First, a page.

6. If a bullfrog had wings, he wouldn’t bump his ass when he jumped.

  7. anonymous,

    WOW!!! What a comment! Were you at the meeting at council chambers? This is so well thought out and so well put, that I don’t know if a comment from me would do it justice!

    I will say one thing, though. Your point about a neighborhood having hardwoods is a good one. Having hardwoods is a big deal. Yes, there are many areas that sell nicely without them, but I think most will agree with us that having hardwoods can keep a REALLY good neighborhood from being GREAT.

  8. anonymous,

    YES! Bullfrog’s ass would bump. Here’s why.

    One of the reasons a bird can fly, is because it’s bones are hollow. The bullfrog’s bones(as far as I know) are not. Therefore, wings would not benefit a bullfrog in the sense of flying, one bit.

    If a bullfrog were to use his wings to glide to a landing (as opposed to flying), this could get interesting. But, given the graceful nature of the bullfrog, I would not think that he would be able to prevent his ass from bumping, if even for a little bit. 🙂

    Contrary thoughts, anonymous?

  9. Franklin-what happenned to your post on Sorensen?

  10. chip,

    I took the Post on Sorensen off because it is old news to most of my people. I thought it was an interesting article myself, but most of my Gamecock “crazies” already knew about all of the content.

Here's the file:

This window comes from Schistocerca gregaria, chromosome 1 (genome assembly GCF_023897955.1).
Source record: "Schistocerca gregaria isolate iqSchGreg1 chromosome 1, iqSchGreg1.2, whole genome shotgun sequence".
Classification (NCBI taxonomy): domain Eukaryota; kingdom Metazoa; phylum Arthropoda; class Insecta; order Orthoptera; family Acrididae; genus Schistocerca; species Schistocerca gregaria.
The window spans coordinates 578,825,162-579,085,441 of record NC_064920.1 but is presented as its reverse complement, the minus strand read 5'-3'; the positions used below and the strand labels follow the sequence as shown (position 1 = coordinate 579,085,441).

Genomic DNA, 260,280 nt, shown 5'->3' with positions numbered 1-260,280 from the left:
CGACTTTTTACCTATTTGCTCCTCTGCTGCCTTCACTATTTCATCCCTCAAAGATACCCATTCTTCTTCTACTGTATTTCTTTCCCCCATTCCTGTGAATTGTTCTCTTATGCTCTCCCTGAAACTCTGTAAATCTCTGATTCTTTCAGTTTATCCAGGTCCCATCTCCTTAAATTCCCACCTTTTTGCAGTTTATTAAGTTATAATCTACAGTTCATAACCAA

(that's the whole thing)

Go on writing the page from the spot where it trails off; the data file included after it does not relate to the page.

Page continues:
Do you think I should have kept it on there?

  11. Franlin, what are the downtown neighborhoods that sell well without hardwoods? How do hardwoods keep a really good neighborhood from being great? Picture Forest Hills, Shandon , Bellevue, Elmwood without their trees. I just don’t understand where you’re coming from.

  12. anonymous,

    You are right!!

    I just reviewed my comment from the other night. I should have typed, “NOT having hardwoods can keep a REALLY good neighborhood from being GREAT.”

    All of the Columbia neighborhoods that you mentioned would not be what they are today without their hardwoods, no question.

    Thank you!!!

    The trees where we live on Wilmot are AWESOME! It seems like every house has two or three 100 year old oaks between the sidewalk and the road. It feels like I’m driving through a 40 foot tunnel when I’m heading home.